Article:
The benefits of urban forests 

Protecting local green spaces and making them accessible for public use is important for the economy as well as the health and wellbeing of society. Urban forests have a range of benefits:

Reducing pollution  

  • Trees remove carbon dioxide, carbon monoxide, ammonia and sulphur dioxide from the air 

  • Trees can cut outdoor and indoor pollution by 50% 

  • Trees help to reduce noise pollution in urban areas by creating barriers that reduces travelling sound 

Climate change resilience  

  • Trees help regulate the temperature of houses in summer and in winter e.g. the urban forest in London provides £260,600 building energy savings per year 

  • In cities trees provide shade and cooling effects which help to relieve the urban heat island effect, reducing heat exhaustion, respiratory problems, and heat strokes

  • Urban areas are more susceptible to the damaging effects of rainfall and flooding 

  • Trees help to diminish the impact of heavy rain and floodwater, slows water run-off and supports the effectiveness of urban drainage systems  

  • Interception by leaves and stems can reduce the amount of rainfall reaching the ground by as much 45%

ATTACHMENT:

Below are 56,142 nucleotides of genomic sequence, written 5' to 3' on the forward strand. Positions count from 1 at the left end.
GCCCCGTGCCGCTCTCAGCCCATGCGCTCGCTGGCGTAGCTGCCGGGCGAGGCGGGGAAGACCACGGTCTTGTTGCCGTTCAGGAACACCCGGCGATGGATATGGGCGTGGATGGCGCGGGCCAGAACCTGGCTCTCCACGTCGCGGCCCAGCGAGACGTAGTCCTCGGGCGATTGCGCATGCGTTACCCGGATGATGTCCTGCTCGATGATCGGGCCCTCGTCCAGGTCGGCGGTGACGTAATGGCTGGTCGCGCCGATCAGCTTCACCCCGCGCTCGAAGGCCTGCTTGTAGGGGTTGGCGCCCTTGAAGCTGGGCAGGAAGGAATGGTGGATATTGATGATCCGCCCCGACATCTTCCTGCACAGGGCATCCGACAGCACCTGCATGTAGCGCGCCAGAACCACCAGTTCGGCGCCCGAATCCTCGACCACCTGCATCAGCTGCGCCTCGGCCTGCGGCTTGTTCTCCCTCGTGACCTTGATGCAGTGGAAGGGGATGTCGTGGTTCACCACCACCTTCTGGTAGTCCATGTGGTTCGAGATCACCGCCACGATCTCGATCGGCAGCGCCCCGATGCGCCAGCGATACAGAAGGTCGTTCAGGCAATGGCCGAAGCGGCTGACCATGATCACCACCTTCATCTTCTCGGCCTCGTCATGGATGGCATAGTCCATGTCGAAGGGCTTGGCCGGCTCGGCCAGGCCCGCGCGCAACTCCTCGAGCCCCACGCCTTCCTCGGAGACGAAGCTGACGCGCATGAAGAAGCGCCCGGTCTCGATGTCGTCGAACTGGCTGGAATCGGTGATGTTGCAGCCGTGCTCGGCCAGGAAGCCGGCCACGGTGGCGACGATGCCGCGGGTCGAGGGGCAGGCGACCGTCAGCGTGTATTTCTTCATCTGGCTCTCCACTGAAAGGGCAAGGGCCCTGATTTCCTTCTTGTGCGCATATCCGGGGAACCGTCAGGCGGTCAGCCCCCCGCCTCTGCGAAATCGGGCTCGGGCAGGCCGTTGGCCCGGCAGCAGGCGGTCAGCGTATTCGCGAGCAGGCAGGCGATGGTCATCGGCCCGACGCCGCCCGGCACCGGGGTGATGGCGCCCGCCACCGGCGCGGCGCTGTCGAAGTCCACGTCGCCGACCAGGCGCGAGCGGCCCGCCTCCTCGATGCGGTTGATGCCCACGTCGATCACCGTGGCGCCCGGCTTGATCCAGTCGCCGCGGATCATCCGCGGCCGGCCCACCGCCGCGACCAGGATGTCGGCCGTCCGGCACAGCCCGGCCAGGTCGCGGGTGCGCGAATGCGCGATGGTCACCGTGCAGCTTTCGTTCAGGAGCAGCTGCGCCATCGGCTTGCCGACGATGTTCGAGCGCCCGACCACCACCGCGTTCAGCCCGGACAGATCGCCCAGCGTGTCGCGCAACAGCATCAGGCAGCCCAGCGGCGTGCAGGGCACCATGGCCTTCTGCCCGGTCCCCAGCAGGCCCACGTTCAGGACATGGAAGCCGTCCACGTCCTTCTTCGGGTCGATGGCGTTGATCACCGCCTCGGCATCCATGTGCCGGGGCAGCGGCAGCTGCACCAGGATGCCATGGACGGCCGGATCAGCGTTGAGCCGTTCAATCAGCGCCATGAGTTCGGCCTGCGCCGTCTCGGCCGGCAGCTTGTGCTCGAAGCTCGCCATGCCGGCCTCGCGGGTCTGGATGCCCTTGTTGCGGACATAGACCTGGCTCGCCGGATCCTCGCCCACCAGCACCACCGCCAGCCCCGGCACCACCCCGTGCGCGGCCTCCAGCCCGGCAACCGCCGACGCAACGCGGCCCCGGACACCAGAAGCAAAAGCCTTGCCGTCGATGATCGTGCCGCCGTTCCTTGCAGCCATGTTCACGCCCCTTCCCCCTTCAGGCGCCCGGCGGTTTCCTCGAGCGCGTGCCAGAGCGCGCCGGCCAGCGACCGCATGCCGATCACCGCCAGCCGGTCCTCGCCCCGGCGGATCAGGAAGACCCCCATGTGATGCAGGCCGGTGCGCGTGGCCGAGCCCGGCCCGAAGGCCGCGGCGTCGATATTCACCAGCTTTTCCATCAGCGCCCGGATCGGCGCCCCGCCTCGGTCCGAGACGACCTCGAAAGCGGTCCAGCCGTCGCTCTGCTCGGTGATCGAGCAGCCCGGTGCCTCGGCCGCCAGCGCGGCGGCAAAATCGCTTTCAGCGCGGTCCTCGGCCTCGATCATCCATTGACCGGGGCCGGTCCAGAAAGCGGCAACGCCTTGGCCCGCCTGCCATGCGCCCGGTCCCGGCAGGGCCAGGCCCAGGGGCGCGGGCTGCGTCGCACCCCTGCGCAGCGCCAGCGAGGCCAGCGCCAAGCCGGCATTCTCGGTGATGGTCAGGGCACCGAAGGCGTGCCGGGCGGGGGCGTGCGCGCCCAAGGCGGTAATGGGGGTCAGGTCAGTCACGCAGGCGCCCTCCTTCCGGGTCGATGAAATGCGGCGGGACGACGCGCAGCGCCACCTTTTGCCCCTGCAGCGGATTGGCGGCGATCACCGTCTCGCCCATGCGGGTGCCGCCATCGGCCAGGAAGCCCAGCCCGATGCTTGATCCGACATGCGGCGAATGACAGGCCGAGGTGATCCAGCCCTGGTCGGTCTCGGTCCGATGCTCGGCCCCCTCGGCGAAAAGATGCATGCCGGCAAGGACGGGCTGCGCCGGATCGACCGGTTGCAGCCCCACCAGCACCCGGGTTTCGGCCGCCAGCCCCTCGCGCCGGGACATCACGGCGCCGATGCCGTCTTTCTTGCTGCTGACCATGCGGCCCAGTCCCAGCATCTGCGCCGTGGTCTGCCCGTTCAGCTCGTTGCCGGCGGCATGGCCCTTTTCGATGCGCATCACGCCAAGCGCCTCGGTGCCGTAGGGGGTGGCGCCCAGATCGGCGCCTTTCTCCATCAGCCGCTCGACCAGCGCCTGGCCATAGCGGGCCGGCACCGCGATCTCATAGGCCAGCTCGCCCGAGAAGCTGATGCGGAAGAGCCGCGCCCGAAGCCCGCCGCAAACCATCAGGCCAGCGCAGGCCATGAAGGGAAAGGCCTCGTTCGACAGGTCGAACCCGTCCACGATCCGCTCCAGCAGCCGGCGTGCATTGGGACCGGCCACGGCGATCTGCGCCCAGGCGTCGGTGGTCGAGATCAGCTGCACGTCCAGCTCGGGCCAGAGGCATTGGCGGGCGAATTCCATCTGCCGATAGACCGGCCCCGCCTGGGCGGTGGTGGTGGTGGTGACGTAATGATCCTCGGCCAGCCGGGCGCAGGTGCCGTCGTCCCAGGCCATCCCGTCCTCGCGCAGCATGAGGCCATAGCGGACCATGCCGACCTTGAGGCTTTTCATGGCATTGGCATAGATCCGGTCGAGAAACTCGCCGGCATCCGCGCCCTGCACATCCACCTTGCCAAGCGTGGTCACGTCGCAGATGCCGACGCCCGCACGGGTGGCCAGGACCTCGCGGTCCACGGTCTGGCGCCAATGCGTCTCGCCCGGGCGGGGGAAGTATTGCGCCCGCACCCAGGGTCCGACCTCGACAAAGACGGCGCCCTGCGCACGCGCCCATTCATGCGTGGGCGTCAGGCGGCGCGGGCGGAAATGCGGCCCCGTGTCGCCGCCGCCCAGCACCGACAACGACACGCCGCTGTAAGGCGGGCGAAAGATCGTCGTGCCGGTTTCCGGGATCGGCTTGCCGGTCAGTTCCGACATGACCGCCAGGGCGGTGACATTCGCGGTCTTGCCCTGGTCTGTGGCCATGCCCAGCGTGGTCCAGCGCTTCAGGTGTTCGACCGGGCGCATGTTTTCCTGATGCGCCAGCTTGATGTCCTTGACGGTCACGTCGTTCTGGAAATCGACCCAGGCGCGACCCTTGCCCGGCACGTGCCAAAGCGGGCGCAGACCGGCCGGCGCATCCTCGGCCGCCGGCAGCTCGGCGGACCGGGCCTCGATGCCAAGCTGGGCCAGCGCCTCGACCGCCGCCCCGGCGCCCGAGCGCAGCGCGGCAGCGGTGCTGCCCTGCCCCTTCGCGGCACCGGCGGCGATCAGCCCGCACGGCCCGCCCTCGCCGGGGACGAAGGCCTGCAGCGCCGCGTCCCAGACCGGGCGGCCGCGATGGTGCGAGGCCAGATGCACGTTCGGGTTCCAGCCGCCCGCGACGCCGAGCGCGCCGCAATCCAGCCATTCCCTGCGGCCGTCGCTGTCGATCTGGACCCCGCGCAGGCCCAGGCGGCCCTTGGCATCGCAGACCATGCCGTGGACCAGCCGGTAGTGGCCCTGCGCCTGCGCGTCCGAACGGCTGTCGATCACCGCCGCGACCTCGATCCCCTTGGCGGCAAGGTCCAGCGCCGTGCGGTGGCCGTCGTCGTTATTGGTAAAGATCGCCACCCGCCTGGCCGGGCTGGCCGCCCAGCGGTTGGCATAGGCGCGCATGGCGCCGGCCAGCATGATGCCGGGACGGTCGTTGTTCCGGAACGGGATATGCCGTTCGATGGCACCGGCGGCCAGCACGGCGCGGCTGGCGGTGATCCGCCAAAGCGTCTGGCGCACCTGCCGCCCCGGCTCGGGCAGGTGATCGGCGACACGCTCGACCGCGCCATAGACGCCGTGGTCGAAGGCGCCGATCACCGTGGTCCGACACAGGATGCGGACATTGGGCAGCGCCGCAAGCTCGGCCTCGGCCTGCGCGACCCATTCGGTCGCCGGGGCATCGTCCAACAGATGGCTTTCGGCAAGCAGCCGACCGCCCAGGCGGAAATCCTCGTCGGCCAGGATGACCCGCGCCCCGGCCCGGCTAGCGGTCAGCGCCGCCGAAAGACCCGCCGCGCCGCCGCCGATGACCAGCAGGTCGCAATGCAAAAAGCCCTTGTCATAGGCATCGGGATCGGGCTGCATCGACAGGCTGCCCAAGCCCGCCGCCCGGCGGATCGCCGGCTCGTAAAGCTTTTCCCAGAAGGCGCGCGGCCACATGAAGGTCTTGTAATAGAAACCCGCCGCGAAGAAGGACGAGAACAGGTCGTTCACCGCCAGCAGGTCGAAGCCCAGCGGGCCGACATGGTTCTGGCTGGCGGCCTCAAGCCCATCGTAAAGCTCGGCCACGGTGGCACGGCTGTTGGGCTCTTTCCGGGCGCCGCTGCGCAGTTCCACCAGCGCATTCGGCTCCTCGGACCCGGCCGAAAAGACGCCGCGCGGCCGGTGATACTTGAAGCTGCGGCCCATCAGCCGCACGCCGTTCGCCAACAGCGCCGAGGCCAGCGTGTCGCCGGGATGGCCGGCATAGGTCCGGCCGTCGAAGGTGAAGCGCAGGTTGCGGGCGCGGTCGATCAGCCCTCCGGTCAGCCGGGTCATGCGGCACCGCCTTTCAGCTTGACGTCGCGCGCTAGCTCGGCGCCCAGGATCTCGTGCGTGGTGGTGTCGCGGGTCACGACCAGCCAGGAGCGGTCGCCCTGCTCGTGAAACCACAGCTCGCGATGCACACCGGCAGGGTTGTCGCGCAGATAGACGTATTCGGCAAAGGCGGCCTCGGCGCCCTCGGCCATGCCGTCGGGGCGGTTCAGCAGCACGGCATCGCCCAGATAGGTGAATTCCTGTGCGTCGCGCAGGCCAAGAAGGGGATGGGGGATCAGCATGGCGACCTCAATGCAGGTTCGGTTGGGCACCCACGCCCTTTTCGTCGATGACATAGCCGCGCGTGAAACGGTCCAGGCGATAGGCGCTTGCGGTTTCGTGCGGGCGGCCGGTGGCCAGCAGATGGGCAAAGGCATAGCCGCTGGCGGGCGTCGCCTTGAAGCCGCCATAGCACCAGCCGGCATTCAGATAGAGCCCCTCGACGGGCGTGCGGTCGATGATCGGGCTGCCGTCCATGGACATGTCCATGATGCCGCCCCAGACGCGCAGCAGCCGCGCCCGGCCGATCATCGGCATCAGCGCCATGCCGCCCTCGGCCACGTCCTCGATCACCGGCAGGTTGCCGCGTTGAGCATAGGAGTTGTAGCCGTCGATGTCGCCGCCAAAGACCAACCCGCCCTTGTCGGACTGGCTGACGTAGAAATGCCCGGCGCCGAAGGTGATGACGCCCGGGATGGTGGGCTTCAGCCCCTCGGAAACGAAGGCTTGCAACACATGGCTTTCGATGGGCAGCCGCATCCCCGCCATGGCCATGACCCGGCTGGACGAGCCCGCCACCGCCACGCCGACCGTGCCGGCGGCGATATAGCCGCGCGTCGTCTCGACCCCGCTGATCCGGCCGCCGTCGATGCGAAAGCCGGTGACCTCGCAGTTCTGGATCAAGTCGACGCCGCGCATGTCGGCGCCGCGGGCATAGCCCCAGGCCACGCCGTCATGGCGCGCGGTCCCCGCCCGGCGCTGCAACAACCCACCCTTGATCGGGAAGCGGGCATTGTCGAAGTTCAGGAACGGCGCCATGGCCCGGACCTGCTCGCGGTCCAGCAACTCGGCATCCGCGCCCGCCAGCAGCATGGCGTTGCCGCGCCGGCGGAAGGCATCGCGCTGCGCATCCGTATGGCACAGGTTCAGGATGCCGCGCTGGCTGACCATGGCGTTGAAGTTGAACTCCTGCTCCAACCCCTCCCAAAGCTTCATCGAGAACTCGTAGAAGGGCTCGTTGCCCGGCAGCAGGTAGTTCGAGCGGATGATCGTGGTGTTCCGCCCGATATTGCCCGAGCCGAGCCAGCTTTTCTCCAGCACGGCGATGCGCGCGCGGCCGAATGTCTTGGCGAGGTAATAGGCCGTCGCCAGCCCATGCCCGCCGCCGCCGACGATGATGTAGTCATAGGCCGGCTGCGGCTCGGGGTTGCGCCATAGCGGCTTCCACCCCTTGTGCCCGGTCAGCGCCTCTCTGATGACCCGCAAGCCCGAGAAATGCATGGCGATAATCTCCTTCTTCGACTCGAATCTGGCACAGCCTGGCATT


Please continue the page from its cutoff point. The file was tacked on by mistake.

• Urban greenspace is vital for supporting wildlife as it provides places to feed shelter and breed in addition to food sources 

Local economies  

  • Trees and woodland ecosystems in urban areas boost local economies 

  • Broadleaved trees can increase property values up to 18% 

  • Industrial areas and employment sites with access to natural greenspace can have more productive employees and tend to have greater job satisfaction   

  • Customers are found to spend more time and money in retail areas with trees compared to those without 

Health and wellbeing  

  • Trees reduce stress and encourage people to spend time outdoor and exercise 

  • Symptoms of anxiety, depression and insomnia can be relieved by spending more time in nature  

  • Cleaner air leads to reduced levels of asthma  

  • Appealing green spaces have been found to encourage people to exercise outdoors and has the ability to counteract negative health impacts such as heart disease and type 2 diabetes 

  • Green urban areas create a heightened pride of place and greater community cohesion  


  • Learning outside of the classroom is easier and more inspiring with trees to witness 

 A view up the Avon Gorge of the Clifton Suspension Bridge with a hot air balloon launch behind

Threats to urban forests 

Urban ecosystems are complex and face many challenges, such as population growth and demand for competing land uses such as agriculture and urban development.  

As trees and plants within urban forests are living in places where humans control growing conditions and plant distribution, growing conditions can be more difficult for plants to thrive in compared to their natural environments. 

Fungal diseases are also a major threat to trees such as Horse Chestnuts and Ash trees. Learn more about Ash dieback using the resources below:


Ash dieback

| By Isabel Negri and and Owen Blake

Hunting for healthy ash trees

| By Isabel Negri and and Owen Blake